USAID’s programs in the Sahel help reinforce institutions and governments so they can better respond and preempt local drivers of conflict. For example, through the Voices for Peace activity, we use local-language radio programming to increase community cohesion and prevent the spread of violent extremism. By partnering with respected leaders, institutions, and networks we address the drivers and root causes of violent extremism such as marginalization, exclusion, and poor governance. Our program empowers locally influential voices, establishes interactive media platforms, and engages at-risk youth, women, and communities. This increases social cohesion and solidarity, one of the most effective ways to promote resilience to increased radicalization and violence in the region. The project initially targeted Burkina Faso, Chad and Niger, but expanded in February 2018 to northern Cameroon and in April 2018 to eastern Mali. By amplifying moderate voices of peace and tolerance and strengthening positive local narratives, our program expands access to information, and increases dialogue and exchange to promote peace and counter violent extremism.

USAID’s interventions have also allowed the Government of Niger to revise its state of emergency measures that have been in place since 2015, which had limited economic activity and further exacerbated the violent extremism problem. The Government of Niger’s response included lifting the ban on fishing and the sale of fish in Diffa, as well as the ban on farming and commercialization of pepper - both important sources of livelihood for the communities in the region.

Though the lifting of these fishing bans has helped the Diffa communities, the economic situation remains dire. Severe flooding aggravates the humanitarian crisis in the region, having destroyed livelihoods of people already suffering from year-long conflict and the persisting insecurity. In addition, the August 20 closure of the Nigerian border increasingly hinders trade in the region. Finally, the continued prevalence of kidnappings and attacks from Boko Haram hamper local communities and authorities out of fear they may become a target.

In Burkina Faso and Niger, USAID’s Resilience in the Sahel Enhanced program reduces humanitarian caseloads and creates partnerships with governments, community groups, and the private sector. Now in its second phase, the United States will commit more than $540 million in Niger and $190 million in Burkina Faso over the next five years to help the most vulnerable populations build resilience to climatic and other shocks and permanently escape poverty.

In Mali, our peacebuilding and reconciliation activities start with small projects to strengthen community level governance, civic engagement, and conflict resolution. The grass-roots approach serves to develop a nuanced village-by-village understanding of conflict dynamics for greater inclusion and better buy-in to create social cohesion and trust from the bottom up. You may ask how we know if our programs to counter violent extremism are actually working. In late 2018, a rigorous impact evaluation demonstrated that one USAID project successfully changed attitudes and perceptions, lowered justification for violence, heightened understanding of poor governance as a key threat to the country, and increased the likelihood that communities collaborate with security forces. This success tells us we are on the right path. And we are constantly evaluating, learning, and adapting our programs to reflect current realities.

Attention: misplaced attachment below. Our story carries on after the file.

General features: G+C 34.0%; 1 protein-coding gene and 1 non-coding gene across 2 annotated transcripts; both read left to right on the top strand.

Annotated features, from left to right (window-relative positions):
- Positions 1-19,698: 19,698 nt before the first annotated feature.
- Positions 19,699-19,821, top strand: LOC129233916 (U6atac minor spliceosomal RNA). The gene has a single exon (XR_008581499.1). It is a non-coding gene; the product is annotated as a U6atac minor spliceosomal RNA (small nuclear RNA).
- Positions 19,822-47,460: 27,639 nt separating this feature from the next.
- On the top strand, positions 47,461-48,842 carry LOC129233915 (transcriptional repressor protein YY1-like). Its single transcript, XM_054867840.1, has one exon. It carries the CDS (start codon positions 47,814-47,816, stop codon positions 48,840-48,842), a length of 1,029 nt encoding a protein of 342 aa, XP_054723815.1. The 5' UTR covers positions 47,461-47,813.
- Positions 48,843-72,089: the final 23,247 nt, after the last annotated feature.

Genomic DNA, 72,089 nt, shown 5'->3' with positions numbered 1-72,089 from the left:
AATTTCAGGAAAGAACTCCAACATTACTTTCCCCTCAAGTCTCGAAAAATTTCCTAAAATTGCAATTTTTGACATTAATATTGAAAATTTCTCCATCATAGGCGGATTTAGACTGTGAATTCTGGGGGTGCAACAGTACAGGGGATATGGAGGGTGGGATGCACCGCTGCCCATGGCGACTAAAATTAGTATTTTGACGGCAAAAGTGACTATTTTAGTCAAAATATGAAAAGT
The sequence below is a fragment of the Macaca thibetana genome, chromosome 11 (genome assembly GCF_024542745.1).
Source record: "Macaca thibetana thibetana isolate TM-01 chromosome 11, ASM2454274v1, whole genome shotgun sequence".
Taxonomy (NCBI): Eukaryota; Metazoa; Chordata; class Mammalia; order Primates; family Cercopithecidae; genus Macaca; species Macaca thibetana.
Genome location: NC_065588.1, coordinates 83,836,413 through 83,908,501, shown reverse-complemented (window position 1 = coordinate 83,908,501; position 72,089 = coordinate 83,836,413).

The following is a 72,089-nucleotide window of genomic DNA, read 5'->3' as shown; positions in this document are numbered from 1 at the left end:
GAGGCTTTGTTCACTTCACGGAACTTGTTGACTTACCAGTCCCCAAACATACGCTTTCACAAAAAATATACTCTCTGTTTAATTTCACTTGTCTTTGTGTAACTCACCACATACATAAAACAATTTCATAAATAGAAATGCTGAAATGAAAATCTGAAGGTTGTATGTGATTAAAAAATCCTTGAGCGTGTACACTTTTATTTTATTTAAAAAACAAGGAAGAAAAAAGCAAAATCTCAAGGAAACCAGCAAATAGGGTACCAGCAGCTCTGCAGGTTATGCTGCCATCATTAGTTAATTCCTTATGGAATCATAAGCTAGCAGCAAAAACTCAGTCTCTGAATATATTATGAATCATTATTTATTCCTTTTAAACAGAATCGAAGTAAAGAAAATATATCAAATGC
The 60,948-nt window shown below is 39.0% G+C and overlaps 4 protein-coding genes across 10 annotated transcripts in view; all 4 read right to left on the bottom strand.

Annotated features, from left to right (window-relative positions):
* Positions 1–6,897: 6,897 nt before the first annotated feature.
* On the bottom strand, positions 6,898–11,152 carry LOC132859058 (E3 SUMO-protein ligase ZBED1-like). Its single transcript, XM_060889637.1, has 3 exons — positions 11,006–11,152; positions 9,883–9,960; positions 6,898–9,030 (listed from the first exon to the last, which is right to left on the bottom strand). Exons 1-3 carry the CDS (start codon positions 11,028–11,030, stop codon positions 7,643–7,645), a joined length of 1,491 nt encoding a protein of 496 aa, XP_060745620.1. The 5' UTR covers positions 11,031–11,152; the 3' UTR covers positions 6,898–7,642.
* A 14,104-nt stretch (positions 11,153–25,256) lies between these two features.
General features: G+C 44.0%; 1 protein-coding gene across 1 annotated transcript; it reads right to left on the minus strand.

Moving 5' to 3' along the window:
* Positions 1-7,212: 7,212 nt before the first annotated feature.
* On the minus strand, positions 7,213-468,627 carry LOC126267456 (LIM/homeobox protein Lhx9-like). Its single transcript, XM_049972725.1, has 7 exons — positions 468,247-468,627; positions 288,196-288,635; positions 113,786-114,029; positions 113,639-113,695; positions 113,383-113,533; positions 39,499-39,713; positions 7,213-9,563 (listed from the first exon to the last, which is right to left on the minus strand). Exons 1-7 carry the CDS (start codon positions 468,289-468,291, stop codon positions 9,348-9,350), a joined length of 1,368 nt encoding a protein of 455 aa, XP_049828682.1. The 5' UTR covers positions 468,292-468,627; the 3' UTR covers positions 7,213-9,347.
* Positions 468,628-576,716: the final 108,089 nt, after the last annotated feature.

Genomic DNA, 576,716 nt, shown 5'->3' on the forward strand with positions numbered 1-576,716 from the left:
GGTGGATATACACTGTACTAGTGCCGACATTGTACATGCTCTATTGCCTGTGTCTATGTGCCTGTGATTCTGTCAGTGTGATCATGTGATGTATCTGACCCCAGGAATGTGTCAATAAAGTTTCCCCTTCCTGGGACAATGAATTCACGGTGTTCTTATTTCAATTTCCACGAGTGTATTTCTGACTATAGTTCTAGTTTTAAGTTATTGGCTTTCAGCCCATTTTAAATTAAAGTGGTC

The Future of the Sahel

Recently, the United States Government started the process of building integrated programming (humanitarian, stabilization, and development) in areas of Burkina Faso and Niger most directly affected by cross-border instability from Mali. These efforts will focus on food security, water, income generation, health, community cohesion, and citizen-responsive governance. USAID’s investments will strengthen governments and local communities; promote resilience and self-reliance to eventually diminish the need for long-term assistance. This is part of a broader national security partnership with the Governments of Burkina Faso and Niger and affected communities implemented in coordination with the U.S. Departments of State and Defense, and other U.S. Government Departments and Agencies.

Left unaddressed, the extremist elements that have taken root in the Sahel will likely expand elsewhere, affecting U.S. partners and allies. That is why our efforts are vital. Through assessment, implementation, and evaluation, we are learning what works and what does not. The United States is a leader in this area, and we consult closely with local and international partners to create the most effective and sustainable solutions to address violent extremism. Because trends in extremism are fluid, we constantly reassess our priorities, our progress, and our policies to ensure we base our work on the realities of today.

These are challenging issues. But one thing we know for sure is that the situation will not get better if the United States looks the other way. It is not the time to turn our backs but rather to double down, as we are doing in Niger. Congress recently approved, in a bipartisan manner, the upgrade of our office in Niger to a full USAID Mission, and our presence in Cameroon to a USAID office, and we are in the process of selecting new staff and establishing these new operating units. This is another powerful step that exemplifies the commitment of the United States to not only to the region, but to Africa as a whole.

Thank you for the opportunity to appear before you today. I look forward to your questions.

Chamber 
House
Committee 
Foreign Affairs Committee, Subcommittee on Africa, Global Health, Global Human Rights, and International Organizations

Last updated: November 15, 2019